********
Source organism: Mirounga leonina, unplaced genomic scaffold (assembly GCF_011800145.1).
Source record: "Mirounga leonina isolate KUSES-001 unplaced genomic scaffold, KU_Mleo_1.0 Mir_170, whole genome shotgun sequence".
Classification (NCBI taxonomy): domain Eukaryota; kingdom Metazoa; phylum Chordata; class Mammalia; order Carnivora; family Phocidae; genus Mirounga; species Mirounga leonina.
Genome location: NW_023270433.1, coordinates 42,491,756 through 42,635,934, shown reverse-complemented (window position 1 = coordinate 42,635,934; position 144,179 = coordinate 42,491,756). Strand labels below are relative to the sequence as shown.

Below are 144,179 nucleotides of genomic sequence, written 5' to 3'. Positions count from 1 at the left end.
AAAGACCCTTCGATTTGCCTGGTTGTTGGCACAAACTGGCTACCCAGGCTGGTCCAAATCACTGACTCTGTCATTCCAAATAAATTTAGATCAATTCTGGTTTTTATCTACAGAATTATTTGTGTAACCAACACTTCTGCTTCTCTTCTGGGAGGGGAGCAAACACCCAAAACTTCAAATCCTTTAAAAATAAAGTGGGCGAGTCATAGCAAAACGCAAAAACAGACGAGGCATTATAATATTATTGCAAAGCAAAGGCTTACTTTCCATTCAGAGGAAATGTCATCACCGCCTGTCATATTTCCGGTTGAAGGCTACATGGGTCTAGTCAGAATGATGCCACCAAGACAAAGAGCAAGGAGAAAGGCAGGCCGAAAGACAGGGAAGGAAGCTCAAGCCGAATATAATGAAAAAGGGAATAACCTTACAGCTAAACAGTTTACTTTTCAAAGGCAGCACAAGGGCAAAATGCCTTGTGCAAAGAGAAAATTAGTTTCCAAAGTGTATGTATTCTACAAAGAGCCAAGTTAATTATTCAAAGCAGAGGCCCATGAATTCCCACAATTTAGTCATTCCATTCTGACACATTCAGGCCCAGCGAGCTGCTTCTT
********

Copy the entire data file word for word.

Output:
Source organism: Mirounga leonina, unplaced genomic scaffold (assembly GCF_011800145.1).
Source record: "Mirounga leonina isolate KUSES-001 unplaced genomic scaffold, KU_Mleo_1.0 Mir_170, whole genome shotgun sequence".
Classification (NCBI taxonomy): domain Eukaryota; kingdom Metazoa; phylum Chordata; class Mammalia; order Carnivora; family Phocidae; genus Mirounga; species Mirounga leonina.
Genome location: NW_023270433.1, coordinates 42,491,756 through 42,635,934, shown reverse-complemented (window position 1 = coordinate 42,635,934; position 144,179 = coordinate 42,491,756). Strand labels below are relative to the sequence as shown.

Below are 144,179 nucleotides of genomic sequence, written 5' to 3'. Positions count from 1 at the left end.
AAAGACCCTTCGATTTGCCTGGTTGTTGGCACAAACTGGCTACCCAGGCTGGTCCAAATCACTGACTCTGTCATTCCAAATAAATTTAGATCAATTCTGGTTTTTATCTACAGAATTATTTGTGTAACCAACACTTCTGCTTCTCTTCTGGGAGGGGAGCAAACACCCAAAACTTCAAATCCTTTAAAAATAAAGTGGGCGAGTCATAGCAAAACGCAAAAACAGACGAGGCATTATAATATTATTGCAAAGCAAAGGCTTACTTTCCATTCAGAGGAAATGTCATCACCGCCTGTCATATTTCCGGTTGAAGGCTACATGGGTCTAGTCAGAATGATGCCACCAAGACAAAGAGCAAGGAGAAAGGCAGGCCGAAAGACAGGGAAGGAAGCTCAAGCCGAATATAATGAAAAAGGGAATAACCTTACAGCTAAACAGTTTACTTTTCAAAGGCAGCACAAGGGCAAAATGCCTTGTGCAAAGAGAAAATTAGTTTCCAAAGTGTATGTATTCTACAAAGAGCCAAGTTAATTATTCAAAGCAGAGGCCCATGAATTCCCACAATTTAGTCATTCCATTCTGACACATTCAGGCCCAGCGAGCTGCTTCTT